The Internal Revenue Service (“IRS”) released final regulations (available here) that permit employers to set aside pre-tax funds into health reimbursement arrangements (“HRAs”) that can be used by employees to pay for premiums and other out-of-pocket costs related to the purchase of individual health insurance policies (known as “individual coverage HRAs” or “ICHRAs”) effective January 1, 2020, provided certain conditions are met (these regulations and the required conditions are discussed here). While those final regulations provided that an employer’s offer of an ICHRA could satisfy the requirement to offer health coverage for purposes of the Patient Protection and Affordable Care Act’s (“ACA”) employer mandate, those final regulations did not resolve how an employer could ensure that its ICHRA offer would satisfy the “affordability” and “minimum value” requirements under Internal Revenue Code (“Code”) section 4980H(b).
The IRS has now issued proposed regulations (available here) with safe harbors that may be used to determine whether an offer of ICHRA coverage would satisfy the “affordability” and “minimum value” requirements under Code section 4980H(b), thereby relieving the employer of liability for a penalty thereunder.
Employers may rely on these proposed regulations effective January 1, 2020 (and may continue to rely on them for any plan year that begins prior to the date that is six months following the publication of the final regulations).
Under the ACA’s employer mandate, applicable large employers (employers with 50 or more full-time employees, including full-time equivalent employees, on average during the prior year) must:
(1) offer minimum essential health coverage to at least 95% of their full-time employees (and their dependents) to avoid the penalty under Code section 4980H(a); and
(2) such coverage must be “affordable” and provide “minimum value” to avoid the penalty under Code section 4980H(b).
Either of these penalties may be triggered by an employee purchasing coverage via the Exchange and receiving a premium tax credit for such Exchange coverage.
As indicated above, the final regulations had already confirmed that an employer’s offer of ICHRA coverage could satisfy the requirement to offer health coverage to full-time employees for purposes of the Code section 4980H(a) penalty. The proposed regulations provide safe harbors that may be used to satisfy the “affordability” and “minimum value” requirements for purposes of the Code section 4980H(b) penalty.
An offer of ICHRA coverage is considered “affordable” if the employee’s monthly “required contribution amount” does not exceed 1/12 of the product of the employee’s household income for the year and the required contribution percentage (9.78% for plan years beginning in 2020). The “required contribution amount” is the amount the employee would be required to pay out of his or her own pocket for the monthly premium for the lowest-cost silver plan for self-only coverage offered through the Exchange for the rating area where the employee resides (after taking into account the monthly self-only employer ICHRA contribution).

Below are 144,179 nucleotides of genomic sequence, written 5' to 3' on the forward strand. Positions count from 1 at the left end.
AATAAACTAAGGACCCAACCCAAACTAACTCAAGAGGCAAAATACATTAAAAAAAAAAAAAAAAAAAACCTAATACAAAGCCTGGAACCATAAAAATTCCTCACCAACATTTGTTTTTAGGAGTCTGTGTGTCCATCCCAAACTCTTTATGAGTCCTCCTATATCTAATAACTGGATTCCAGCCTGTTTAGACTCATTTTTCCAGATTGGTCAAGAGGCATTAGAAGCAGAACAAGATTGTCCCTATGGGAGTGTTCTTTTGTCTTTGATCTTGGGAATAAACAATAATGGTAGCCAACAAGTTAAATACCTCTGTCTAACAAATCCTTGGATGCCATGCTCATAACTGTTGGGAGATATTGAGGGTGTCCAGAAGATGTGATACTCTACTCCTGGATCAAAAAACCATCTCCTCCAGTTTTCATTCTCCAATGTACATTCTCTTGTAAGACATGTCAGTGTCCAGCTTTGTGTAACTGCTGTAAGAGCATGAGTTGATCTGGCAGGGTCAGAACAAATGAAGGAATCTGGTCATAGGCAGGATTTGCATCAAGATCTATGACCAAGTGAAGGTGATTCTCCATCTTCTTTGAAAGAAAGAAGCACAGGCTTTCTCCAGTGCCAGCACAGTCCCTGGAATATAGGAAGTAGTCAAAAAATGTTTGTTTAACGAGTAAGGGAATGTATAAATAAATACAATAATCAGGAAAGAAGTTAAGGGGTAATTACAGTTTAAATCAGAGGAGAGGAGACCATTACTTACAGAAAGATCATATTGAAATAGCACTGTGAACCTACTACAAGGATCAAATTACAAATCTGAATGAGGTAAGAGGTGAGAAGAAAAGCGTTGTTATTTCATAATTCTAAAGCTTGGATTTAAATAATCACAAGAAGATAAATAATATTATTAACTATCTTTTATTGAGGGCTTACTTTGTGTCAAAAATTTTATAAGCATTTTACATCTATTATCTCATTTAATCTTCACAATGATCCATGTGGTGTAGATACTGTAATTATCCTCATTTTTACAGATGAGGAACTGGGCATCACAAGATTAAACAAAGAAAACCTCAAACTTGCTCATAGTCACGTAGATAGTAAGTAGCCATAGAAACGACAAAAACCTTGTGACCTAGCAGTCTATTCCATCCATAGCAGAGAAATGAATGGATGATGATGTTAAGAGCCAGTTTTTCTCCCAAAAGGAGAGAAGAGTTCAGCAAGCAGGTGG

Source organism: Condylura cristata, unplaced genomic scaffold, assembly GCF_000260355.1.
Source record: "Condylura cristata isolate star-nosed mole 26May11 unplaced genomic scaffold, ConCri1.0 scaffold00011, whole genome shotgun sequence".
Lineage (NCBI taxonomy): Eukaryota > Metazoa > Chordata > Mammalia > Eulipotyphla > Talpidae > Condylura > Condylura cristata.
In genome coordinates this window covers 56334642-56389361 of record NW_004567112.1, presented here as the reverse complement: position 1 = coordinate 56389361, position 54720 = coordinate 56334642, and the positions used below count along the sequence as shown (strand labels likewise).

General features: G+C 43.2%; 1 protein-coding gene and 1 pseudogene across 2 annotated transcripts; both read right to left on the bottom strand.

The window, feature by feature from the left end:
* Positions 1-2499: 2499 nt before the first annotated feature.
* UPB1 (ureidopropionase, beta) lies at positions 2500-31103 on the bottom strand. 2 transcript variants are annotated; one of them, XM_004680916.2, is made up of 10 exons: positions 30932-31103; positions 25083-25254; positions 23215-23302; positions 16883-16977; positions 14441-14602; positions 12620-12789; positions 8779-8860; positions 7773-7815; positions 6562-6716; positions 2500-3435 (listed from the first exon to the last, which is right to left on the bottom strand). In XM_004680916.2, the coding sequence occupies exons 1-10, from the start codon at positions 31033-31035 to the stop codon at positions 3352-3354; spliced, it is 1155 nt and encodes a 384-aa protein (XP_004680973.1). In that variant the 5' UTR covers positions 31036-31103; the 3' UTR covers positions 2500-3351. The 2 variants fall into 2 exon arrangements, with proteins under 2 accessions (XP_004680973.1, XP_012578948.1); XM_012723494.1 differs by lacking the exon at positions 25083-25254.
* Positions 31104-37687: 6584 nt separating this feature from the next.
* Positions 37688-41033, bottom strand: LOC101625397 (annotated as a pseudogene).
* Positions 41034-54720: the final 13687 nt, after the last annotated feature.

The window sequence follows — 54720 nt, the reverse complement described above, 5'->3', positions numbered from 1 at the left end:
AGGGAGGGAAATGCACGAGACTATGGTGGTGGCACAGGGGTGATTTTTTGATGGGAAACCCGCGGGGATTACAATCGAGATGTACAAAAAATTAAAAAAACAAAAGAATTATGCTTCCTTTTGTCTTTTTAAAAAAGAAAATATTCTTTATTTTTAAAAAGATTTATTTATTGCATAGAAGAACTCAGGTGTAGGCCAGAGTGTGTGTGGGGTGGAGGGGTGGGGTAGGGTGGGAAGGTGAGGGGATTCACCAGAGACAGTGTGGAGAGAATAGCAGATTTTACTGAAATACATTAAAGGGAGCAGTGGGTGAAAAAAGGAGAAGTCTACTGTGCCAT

Location and Look-Back Month Safe Harbors: The proposed regulations set forth safe harbors that an applicable large employer may use to determine whether its offer of ICHRA coverage is “affordable” for purposes of avoiding the Code section 4980H(b) penalty, even if the offer would not otherwise meet the affordability requirements for a particular employee and that employee ultimately receives a premium tax credit:
Household Income Safe Harbors: The proposed regulations further provide that an employer may also use the current ACA household income safe harbors (subject to the existing requirements for application of those safe harbors) as a substitute for an employee’s actual household income (i.e., the W-2 wages safe harbor, federal poverty line safe harbor, and rate of pay safe harbor) to determine whether the offer of ICHRA coverage is affordable for purposes of the ACA’s employer mandate.
Age-Related Issues: The proposed regulations also clarify how to determine an employee’s age for purposes of determining the premium for the applicable lowest-cost silver plan offered through the Exchange for the rating area where the employee resides (or the employee’s primary site of employment if applying the location safe harbor): an employee’s age for the entire ICHRA plan year will be deemed to be the age of the employee on the first day of the plan year (and for employees who become eligible during the ICHRA plan year, the date their ICHRA coverage becomes effective). The proposed regulations further provide that in areas where the lowest-cost silver plan varies by age, the employer can use the lowest-cost silver plan for the lowest age band for an employee’s location (which may be determined either by place of residence or by applying the location safe harbor to instead use primary site of employment).
Consistency Requirement: Use of the proposed ICHRA safe harbors is optional and an applicable large employer may choose to apply different ICHRA safe harbors to different classes of employees, provided it does so on a uniform and consistent basis for all employees in the same class.
Minimum Value: The proposed regulations state that ICHRA coverage that is considered “affordable” (including coverage that is considered affordable after application of the ICHRA safe harbors discussed above) is deemed to provide minimum value for purposes of Code section 4980H(b).
The proposed regulations offer welcome safe harbors and guidance that employers can use to confirm that an ICHRA offer is sufficient to avoid an employer mandate penalty. However, employers should note that these regulations are currently in proposed form only, and should stay tuned for future developments.